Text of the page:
It has been said, “first impressions matter.” Learn How To Photograph 2D Artwork so you can make the best first impression possible.
Taking quality photographs of your 2-dimensional artwork is a vital and relatively easy skill to acquire. With the invention of smartphones, you have a camera and editing software in your hands. The cameras on smartphones are high quality enough to take digital images of your work. Then you can use that picture for exhibit applications, adjudication processes, social media, or websites. When you send pictures of your artwork, you want it to be as close to the original as possible.
Understanding a few key components of lighting and how to use the camera more efficiently will make your artwork shine.
How To Photograph 2D Artwork – Transcript:
This tutorial was created to help you photograph your artwork at home with a smartphone or tablet.
There are a few things you will need: tape, clips, a lens cloth, and a smartphone or tablet.
Because our cameras are now our phones, the lenses are often dirty from being taken out of pockets, purses, and bags. Please clean the lens first.
Indirect natural light is the best for having accurate colors and values in your photographs. Set up a surface near a window that has even lighting to take your photos.
Curled edges will appear out of focus. Use tape or clips to keep the work flat while you are photographing it.
To avoid glare in your photographs, turn off the flash. Then look for the timer-mode and set it for 3 seconds. It will help you from getting a blurry photograph.
Now that you are ready to take a photograph, physically move the camera so that the image fills the screen, rather than using the zoom setting. Zoom tends to reduce the quality of the image. Next, make sure that the edges of the artwork are square to the screen. You should not see any angled or slanted edges on the artwork. Once your image fills the screen, and the edges are square, you are ready to take a photograph. The 3-second timer allows you to hold it still without jittering it when you go to push the shutter button.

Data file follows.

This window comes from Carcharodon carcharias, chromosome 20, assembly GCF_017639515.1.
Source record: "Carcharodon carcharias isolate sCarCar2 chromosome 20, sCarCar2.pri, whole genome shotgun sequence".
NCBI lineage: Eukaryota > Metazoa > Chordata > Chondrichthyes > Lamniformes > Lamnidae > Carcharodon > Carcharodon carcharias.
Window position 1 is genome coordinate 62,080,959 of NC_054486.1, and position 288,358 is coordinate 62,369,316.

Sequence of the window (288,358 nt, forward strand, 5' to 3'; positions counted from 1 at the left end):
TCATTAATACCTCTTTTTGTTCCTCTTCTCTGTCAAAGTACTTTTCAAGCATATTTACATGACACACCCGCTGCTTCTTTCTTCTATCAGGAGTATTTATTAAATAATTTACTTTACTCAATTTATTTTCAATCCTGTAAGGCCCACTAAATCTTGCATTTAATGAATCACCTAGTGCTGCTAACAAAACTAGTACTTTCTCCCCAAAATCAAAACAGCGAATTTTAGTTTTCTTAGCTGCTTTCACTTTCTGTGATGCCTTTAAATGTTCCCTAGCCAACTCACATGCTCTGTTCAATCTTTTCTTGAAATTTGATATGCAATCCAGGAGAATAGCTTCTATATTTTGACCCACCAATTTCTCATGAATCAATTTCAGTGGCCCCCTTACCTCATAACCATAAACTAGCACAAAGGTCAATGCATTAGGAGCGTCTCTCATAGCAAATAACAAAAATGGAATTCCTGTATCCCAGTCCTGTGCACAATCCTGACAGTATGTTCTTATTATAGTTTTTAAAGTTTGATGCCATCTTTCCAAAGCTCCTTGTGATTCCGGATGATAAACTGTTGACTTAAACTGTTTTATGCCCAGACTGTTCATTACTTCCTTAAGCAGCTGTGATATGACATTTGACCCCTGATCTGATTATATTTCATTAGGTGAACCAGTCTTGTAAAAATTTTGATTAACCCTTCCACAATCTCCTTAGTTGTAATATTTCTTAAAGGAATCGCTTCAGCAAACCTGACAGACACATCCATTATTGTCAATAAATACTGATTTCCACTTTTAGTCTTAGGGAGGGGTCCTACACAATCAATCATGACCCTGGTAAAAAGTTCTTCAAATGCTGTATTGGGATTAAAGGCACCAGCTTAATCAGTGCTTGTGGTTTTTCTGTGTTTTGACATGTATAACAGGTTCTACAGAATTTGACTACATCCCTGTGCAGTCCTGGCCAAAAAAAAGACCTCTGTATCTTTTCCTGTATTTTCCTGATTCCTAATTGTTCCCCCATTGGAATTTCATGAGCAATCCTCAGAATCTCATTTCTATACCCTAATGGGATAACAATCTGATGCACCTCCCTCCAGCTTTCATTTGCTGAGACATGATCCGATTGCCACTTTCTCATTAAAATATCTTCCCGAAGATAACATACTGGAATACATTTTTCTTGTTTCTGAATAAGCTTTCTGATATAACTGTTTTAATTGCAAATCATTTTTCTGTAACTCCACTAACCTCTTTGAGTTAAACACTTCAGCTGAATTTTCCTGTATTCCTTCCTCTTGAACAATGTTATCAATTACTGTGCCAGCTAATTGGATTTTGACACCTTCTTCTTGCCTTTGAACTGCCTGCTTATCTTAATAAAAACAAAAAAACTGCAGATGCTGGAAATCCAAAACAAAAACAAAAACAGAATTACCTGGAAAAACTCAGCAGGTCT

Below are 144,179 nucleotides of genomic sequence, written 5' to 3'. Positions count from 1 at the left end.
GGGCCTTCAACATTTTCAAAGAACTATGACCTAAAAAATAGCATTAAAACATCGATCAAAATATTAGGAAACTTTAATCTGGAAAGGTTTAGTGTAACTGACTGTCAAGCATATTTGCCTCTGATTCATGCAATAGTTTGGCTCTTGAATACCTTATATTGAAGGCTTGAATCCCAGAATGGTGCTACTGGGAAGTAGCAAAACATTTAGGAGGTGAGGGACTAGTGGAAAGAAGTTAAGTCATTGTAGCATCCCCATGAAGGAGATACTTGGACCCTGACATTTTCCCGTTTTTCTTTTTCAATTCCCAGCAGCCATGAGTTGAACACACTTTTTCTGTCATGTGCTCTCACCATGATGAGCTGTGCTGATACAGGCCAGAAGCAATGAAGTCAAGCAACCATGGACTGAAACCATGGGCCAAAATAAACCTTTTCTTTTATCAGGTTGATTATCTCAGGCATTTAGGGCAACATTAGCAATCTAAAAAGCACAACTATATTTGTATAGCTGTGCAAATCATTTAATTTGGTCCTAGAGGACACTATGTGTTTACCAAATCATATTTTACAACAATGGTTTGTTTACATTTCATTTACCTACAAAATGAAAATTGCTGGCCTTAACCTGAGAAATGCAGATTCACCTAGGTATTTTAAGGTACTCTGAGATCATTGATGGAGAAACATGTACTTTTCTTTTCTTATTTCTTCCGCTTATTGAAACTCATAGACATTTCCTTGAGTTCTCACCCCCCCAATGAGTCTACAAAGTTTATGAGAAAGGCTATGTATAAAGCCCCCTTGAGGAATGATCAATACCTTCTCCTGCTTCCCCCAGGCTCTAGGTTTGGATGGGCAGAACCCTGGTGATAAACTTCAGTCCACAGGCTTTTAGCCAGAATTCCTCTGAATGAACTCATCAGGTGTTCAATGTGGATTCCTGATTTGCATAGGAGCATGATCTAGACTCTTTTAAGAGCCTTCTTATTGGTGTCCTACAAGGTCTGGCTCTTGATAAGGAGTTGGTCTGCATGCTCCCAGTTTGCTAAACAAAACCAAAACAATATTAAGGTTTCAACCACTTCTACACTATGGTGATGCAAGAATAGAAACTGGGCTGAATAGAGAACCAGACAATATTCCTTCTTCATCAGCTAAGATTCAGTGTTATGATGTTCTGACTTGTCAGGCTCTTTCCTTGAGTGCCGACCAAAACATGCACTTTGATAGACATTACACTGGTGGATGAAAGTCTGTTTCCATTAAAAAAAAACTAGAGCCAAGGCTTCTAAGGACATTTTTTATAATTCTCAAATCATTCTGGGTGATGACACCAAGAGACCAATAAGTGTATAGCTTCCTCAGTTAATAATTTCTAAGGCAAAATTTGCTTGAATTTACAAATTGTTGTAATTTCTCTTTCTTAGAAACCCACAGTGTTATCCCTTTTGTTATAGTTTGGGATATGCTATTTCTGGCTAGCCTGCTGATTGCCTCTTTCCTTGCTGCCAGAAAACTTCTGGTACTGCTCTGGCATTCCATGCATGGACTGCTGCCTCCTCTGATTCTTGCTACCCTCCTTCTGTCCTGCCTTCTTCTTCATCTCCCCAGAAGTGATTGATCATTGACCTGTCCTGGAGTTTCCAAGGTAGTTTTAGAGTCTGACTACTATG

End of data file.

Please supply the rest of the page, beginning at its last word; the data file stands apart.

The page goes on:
Some images have an empty negative space in the middle, which is difficult to focus on. That may require you to touch the screen on a part of the image that the camera can focus on. Once you’ve selected that part, it will focus easily. At this point, you can also adjust the lighting to lighter or darker if you desire. It’s always good to take a couple of images.
When working with larger artworks you may need to go outside in indirect light. Or work in the shadow of a building if you need to. Drawing boards, clips, and tape will help keep things secure while you work. Take photographs before you frame them. It is almost impossible to eliminate reflections from the glass and these are difficult to edit out.
If the artwork is not hanging on a wall, check to be sure that the artwork and the camera are parallel to each other. This will help keep the image square, maintain good focus across the image, and reduce the chance of glare.
You are ready to take photographs. To review:
- Work in indirect/diffused light indoors and outdoors.
- Keep the work flat and secure.
- Avoid glare by turning off the flash.
- Use a 3-sec timer to reduce blur.
- Fill the screen with the image.
- Keep the edges square.
- Lastly, don’t photograph through glass.
You are ready to take photos. Best of luck!